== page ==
Kay Kreklau, President of from the Lutheran Women’s Missionary League (LWML), came to the Czech Republic and Poland as part of the LCMS delegation. Kay Kreklau was particularly interested in how the LWML can work more closely with the Office of International Mission (OIM) to better support LCMS missionaries and their work.
The future work of the Eurasia team under Rev. Tony Booker, Regional Director for Eurasia, is looking bright with many opportunities for strengthening Lutheran identity in Central Europe. Rev. Tony Booker also serves as the pastor of St. Michael’s English Congregation in Prague.
— Rev. Albert B. Collver, Ph.D., Director of Church Relations / Regional Operations
What do you think of that statement? There is only one life. In some ways it sounds wrong. Is this all there is? Is our present life on this earth the only life we get?
Many naturalists and secularists would agree. Our natural, physical life here and now is all we know. You are born, you live and you die. Hopefully you can give your life some meaning and purpose by what you do, but don’t look for anything more. This is all you get. There is only one life.
What’s the matter? Have I lost my faith? No, not at all. But I still say, there really is only one life. You may be thinking that I am referring to a distinction between physical life and spiritual life. Yes, but not entirely.
You see, there is only one life, and that is the life God gives. When you were conceived in your mother, your life was worked by God (Psalm 139:14f). Every breath you take is a breath God gives you. You are alive because of God.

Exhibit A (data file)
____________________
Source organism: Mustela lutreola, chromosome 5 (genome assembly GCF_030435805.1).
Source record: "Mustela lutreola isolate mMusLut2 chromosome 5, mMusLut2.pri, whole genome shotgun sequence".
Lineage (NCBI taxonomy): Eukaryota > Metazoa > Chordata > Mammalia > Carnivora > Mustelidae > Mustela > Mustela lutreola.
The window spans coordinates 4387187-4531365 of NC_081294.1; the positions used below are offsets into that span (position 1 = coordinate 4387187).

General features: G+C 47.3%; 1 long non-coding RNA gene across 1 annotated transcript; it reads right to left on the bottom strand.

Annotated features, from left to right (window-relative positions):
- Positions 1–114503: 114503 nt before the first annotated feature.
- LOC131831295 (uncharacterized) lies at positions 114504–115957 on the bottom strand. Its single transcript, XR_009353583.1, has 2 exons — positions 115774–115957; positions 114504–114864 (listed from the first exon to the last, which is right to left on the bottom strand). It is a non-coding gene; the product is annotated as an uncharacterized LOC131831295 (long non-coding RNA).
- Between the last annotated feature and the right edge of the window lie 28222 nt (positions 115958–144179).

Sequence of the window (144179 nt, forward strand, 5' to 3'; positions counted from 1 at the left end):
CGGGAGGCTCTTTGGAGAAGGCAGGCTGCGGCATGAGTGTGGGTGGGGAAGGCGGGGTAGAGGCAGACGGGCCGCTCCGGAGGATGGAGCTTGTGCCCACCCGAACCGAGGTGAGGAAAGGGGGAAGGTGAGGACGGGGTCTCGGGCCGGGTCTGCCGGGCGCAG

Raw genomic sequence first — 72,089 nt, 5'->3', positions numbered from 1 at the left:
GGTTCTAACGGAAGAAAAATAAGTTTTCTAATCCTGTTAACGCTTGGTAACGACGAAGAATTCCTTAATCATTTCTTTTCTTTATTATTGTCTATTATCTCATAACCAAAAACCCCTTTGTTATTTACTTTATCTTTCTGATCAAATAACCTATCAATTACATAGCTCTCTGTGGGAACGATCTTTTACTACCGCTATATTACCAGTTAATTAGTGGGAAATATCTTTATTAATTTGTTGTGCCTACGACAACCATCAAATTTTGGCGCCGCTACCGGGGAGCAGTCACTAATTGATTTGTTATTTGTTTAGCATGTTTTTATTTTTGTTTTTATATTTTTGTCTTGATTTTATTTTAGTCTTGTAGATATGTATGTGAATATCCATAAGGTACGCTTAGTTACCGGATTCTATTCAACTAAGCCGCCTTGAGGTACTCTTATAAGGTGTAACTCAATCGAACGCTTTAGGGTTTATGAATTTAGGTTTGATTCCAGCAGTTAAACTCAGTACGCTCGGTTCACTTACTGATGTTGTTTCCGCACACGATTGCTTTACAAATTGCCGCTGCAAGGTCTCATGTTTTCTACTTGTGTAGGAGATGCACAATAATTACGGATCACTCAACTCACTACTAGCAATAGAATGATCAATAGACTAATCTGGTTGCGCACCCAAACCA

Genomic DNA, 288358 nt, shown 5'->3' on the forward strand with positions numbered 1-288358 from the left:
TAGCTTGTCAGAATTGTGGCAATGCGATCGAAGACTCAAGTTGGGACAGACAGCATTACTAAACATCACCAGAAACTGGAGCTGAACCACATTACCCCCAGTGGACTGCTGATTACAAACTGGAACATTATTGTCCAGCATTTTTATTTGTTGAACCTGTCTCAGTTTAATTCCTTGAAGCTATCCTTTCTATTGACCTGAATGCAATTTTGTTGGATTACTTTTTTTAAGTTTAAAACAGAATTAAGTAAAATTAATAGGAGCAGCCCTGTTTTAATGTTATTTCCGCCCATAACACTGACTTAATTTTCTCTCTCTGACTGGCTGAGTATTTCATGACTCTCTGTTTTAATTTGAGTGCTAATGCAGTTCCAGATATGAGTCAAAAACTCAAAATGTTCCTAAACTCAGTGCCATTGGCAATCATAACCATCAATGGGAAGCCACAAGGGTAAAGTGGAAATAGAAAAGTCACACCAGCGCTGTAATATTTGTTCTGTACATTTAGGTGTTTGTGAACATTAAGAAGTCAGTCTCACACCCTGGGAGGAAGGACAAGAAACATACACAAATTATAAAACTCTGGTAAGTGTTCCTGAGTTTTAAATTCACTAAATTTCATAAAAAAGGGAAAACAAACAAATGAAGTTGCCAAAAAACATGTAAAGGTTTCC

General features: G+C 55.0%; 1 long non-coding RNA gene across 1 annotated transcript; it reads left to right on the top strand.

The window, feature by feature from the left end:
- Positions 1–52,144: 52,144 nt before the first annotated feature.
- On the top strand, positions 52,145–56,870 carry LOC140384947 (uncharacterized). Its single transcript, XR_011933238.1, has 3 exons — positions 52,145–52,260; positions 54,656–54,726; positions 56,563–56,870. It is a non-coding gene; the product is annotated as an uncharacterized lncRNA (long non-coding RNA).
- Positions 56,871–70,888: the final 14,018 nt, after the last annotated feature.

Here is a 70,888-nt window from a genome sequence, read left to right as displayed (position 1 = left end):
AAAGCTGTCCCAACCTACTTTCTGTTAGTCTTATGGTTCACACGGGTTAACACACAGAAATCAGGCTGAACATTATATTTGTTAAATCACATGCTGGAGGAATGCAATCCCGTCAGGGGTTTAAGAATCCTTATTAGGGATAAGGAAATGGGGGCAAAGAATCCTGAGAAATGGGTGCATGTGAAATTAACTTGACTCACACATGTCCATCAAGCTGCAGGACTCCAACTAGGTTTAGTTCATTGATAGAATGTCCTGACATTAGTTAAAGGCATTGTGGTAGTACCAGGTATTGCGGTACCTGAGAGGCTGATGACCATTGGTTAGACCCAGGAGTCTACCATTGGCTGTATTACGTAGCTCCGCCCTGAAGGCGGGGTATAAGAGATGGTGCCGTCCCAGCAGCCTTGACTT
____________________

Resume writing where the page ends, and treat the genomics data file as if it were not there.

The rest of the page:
Yet we still die – life ends. “Sin pays off in death,” the Scripture says (Romans 6:23). Death contradicts God’s work of life. It even seems to have the last word, for we all die. No one is excepted.
In the face of this reality, the Scripture says of Jesus Christ:
“In him was life, and the life was the light of men. The light shines on in the darkness, and the darkness has not overcome it.” (John 1:4-5).
There is one life death could not destroy. Oh, death thought it had Him (if we can speak of death thinking) when Christ was dead and buried. But death could not hold the one who is the Resurrection and the Life (John 11:25-26). God’s gift of life cannot be extinguished, for Jesus lives, and lives forever.
Now Jesus promises,
“This is eternal life, that they know You, the only true God and Jesus Christ whom You have sent.” (John 17:3).
There is only one life – this life, the life of Jesus Christ. Knowing Him you have His life. Anyone who does not have Jesus has no life (1 John 5:12).
“The thief,” Jesus says, “comes only to steal and kill and destroy. I have come that they may have life, and have it abundantly.” (John 10:10).
So, you see, there is only one life, the life God gives, the life that is ours in Jesus. It begins now but continues forever.
“Truly, truly, I say to you, he who hears my word and believes Him who sent Me, has eternal life; he does not come into judgment, but has passed from death to life.” (John 5:24).
Eternal life is a present possession for the believer in Christ. And when Christ returns, this eternal life will be revealed in the resurrection of the body.
One more thing. You probably already know that Jesus gives this life wherever people come together to hear His Word and to receive His body and blood. But do you know anyone else who does not know or trust in Jesus? Who is not close to Him? Without Jesus, they have no life.
You have this life. Did you know you can give it away? Tell them about it. Tell them what you have. Bring them into the worship of the Triune God where life is given. For there is only one life. His name is Jesus.
Did you know that your congregation is a mission outpost? A place where Jesus gives His life for you and for others? You also are sent by God to bring life, to invite people you know to receive life in Jesus. As Jesus promised,
“Truly, truly, I say to you, the hour is coming and now is, when the dead will hear the voice of the Son of God, and those who hear will live” (John 5:25).
So it’s true. There is only one life – eternal life in Jesus.
+Herbert C. Mueller
First Vice President